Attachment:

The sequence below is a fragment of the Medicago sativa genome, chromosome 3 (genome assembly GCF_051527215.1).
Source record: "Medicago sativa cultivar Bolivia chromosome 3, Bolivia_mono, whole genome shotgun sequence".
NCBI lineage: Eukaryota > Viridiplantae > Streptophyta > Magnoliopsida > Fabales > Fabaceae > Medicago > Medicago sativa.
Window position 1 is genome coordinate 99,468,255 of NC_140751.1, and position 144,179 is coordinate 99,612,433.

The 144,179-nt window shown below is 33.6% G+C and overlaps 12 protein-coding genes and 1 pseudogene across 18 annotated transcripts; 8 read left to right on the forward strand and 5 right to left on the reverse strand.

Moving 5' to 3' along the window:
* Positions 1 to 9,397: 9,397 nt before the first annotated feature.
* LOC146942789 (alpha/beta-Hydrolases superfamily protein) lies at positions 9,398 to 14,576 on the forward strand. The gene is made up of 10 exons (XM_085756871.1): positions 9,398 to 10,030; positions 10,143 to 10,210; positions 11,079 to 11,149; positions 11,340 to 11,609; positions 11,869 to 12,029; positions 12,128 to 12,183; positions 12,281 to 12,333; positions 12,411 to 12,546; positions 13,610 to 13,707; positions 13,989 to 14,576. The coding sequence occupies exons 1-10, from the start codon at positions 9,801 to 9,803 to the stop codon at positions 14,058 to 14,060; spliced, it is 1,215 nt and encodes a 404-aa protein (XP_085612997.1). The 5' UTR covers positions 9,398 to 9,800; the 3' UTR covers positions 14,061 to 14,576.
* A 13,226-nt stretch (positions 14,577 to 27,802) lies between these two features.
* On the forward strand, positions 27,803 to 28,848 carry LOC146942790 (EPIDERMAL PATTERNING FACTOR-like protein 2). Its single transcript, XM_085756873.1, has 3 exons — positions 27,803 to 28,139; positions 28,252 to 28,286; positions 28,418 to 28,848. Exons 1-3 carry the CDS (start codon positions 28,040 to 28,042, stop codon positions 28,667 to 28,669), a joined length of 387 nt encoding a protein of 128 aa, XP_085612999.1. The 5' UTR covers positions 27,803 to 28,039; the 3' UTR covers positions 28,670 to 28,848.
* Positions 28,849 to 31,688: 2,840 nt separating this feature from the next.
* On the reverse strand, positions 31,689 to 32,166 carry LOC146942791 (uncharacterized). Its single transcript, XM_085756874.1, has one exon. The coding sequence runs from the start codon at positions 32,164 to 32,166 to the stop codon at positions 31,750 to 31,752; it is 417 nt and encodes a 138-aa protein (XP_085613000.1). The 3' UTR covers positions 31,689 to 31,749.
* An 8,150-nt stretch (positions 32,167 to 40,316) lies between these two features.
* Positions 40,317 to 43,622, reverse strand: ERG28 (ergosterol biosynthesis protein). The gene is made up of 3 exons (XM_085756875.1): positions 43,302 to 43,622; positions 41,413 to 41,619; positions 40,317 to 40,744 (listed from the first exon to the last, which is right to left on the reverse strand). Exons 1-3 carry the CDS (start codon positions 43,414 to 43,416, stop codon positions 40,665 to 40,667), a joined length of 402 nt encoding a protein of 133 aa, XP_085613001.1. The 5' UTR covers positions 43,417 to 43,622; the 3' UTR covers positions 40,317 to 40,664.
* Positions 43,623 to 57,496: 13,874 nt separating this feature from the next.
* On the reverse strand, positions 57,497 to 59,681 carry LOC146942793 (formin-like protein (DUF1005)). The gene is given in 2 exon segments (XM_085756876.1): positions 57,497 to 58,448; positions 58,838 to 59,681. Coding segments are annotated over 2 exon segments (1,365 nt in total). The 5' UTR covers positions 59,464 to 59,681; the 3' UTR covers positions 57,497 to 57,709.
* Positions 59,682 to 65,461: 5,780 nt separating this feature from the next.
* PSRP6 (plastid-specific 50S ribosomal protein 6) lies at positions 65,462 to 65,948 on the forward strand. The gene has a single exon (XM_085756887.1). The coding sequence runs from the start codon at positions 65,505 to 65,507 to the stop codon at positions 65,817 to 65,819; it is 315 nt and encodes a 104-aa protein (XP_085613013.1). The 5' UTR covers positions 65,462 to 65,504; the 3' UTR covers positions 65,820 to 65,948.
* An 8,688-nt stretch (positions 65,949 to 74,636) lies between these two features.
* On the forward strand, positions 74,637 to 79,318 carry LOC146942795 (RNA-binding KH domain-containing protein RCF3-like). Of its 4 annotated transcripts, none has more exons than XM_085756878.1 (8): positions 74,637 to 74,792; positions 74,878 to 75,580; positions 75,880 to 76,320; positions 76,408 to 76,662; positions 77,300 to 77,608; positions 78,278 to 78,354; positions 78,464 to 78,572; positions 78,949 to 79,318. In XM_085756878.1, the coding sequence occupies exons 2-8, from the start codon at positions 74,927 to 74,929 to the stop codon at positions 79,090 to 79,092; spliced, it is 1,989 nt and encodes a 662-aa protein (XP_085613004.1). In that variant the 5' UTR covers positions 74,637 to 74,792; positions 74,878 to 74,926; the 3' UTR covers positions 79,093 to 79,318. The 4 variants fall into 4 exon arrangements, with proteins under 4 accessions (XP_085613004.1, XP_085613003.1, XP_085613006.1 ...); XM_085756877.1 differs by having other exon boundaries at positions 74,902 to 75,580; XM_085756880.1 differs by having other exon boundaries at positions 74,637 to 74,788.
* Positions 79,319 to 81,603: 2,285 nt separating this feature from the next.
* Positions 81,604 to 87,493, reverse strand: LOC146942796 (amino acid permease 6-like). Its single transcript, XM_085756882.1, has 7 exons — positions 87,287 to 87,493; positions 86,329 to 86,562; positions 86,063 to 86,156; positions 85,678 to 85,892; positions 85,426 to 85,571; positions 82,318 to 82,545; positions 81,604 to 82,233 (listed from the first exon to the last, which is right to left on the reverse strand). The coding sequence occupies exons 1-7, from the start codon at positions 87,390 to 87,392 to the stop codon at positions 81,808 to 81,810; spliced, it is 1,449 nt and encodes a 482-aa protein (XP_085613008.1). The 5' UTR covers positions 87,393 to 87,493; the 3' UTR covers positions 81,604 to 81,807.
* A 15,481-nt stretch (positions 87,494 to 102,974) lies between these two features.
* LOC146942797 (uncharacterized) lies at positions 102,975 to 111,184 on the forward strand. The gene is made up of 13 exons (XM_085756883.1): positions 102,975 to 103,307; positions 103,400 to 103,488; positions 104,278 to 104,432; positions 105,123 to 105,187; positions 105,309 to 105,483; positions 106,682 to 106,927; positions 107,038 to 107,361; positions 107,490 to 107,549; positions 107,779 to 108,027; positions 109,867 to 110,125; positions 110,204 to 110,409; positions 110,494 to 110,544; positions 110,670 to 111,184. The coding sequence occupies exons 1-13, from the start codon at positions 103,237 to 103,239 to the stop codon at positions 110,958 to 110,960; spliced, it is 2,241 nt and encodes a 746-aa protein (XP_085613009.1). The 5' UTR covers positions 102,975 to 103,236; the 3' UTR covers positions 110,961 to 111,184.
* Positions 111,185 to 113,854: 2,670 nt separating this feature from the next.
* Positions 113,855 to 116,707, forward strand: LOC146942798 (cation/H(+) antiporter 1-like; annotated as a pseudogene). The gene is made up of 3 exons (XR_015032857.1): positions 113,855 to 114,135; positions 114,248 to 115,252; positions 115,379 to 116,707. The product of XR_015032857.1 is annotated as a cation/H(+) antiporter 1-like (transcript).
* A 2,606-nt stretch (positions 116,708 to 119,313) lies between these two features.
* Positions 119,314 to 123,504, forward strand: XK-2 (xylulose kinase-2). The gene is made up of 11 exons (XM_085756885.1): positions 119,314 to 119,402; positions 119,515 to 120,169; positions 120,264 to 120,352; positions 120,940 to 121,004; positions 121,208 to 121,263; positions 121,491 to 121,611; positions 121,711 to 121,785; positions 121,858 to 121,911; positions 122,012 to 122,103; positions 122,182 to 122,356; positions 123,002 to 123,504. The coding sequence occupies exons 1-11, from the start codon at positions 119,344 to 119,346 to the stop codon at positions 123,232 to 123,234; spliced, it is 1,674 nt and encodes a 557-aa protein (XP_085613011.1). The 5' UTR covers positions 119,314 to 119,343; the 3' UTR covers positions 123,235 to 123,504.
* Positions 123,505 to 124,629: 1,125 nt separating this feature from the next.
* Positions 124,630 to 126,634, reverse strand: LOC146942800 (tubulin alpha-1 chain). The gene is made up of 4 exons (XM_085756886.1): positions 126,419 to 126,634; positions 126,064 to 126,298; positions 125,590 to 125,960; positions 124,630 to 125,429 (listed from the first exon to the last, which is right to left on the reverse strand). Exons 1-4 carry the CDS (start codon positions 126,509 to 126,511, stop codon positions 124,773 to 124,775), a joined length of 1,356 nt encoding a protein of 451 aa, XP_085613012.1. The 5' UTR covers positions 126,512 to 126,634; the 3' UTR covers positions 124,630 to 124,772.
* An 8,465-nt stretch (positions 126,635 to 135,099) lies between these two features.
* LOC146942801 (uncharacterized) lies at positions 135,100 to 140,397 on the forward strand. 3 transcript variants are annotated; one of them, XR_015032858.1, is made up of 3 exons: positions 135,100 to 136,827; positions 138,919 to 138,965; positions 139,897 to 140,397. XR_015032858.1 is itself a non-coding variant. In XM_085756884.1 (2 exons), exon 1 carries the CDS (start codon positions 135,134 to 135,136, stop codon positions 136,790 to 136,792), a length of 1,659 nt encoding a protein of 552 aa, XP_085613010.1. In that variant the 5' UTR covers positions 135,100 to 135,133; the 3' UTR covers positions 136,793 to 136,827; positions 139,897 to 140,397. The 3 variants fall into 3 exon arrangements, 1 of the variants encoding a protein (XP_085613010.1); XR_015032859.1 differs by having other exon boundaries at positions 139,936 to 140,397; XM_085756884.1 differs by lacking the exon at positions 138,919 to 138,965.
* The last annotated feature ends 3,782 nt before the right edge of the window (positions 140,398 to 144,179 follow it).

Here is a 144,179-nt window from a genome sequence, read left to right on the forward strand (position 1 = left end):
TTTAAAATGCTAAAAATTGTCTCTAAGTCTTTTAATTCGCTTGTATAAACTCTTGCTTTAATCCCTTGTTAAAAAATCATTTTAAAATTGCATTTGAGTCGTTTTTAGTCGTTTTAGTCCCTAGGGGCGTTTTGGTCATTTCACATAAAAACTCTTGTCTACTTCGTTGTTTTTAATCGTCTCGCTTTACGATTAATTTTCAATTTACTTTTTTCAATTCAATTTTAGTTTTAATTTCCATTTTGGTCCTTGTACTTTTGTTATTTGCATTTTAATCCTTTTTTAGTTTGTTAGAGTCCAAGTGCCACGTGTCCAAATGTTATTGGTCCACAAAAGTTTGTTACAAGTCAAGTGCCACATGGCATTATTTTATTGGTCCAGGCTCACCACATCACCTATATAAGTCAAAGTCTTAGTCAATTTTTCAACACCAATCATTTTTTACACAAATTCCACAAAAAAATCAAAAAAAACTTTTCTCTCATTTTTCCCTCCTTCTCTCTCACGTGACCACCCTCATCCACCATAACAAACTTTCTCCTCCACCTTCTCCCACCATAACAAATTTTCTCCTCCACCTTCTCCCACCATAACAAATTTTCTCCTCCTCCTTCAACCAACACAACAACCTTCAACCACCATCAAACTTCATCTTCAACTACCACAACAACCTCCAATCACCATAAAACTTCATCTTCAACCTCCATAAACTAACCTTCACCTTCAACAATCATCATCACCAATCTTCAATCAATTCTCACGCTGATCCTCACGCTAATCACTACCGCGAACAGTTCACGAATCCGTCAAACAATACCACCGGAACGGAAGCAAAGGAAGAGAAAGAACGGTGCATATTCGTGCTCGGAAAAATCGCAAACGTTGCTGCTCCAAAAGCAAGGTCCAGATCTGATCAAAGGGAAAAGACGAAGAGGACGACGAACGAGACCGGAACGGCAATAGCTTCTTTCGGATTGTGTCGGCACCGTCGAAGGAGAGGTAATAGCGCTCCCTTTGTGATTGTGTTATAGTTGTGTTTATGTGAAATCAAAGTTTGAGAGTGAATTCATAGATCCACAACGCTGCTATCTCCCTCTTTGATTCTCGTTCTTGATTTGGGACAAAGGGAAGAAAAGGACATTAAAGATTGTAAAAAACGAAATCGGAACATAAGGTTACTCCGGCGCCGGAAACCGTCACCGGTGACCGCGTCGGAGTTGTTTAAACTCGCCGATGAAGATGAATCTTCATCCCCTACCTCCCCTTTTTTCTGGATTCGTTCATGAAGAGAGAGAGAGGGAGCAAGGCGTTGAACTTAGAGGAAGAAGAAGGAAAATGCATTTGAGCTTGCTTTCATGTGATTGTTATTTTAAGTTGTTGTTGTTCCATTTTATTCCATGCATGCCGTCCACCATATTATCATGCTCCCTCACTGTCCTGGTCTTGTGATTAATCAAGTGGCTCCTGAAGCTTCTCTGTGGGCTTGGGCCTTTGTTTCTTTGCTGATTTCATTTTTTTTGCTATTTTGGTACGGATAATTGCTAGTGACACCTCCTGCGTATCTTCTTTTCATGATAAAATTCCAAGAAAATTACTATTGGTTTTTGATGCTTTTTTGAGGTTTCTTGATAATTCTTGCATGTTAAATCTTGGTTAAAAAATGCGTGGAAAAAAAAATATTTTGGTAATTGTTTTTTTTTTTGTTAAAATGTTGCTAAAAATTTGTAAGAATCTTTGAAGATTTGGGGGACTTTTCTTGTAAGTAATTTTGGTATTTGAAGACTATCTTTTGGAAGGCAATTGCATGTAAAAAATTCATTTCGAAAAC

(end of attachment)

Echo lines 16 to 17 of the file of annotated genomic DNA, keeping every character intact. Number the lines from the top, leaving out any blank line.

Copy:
* On the reverse strand, positions 57,497 to 59,681 carry LOC146942793 (formin-like protein (DUF1005)). The gene is given in 2 exon segments (XM_085756876.1): positions 57,497 to 58,448; positions 58,838 to 59,681. Coding segments are annotated over 2 exon segments (1,365 nt in total). The 5' UTR covers positions 59,464 to 59,681; the 3' UTR covers positions 57,497 to 57,709.
* Positions 59,682 to 65,461: 5,780 nt separating this feature from the next.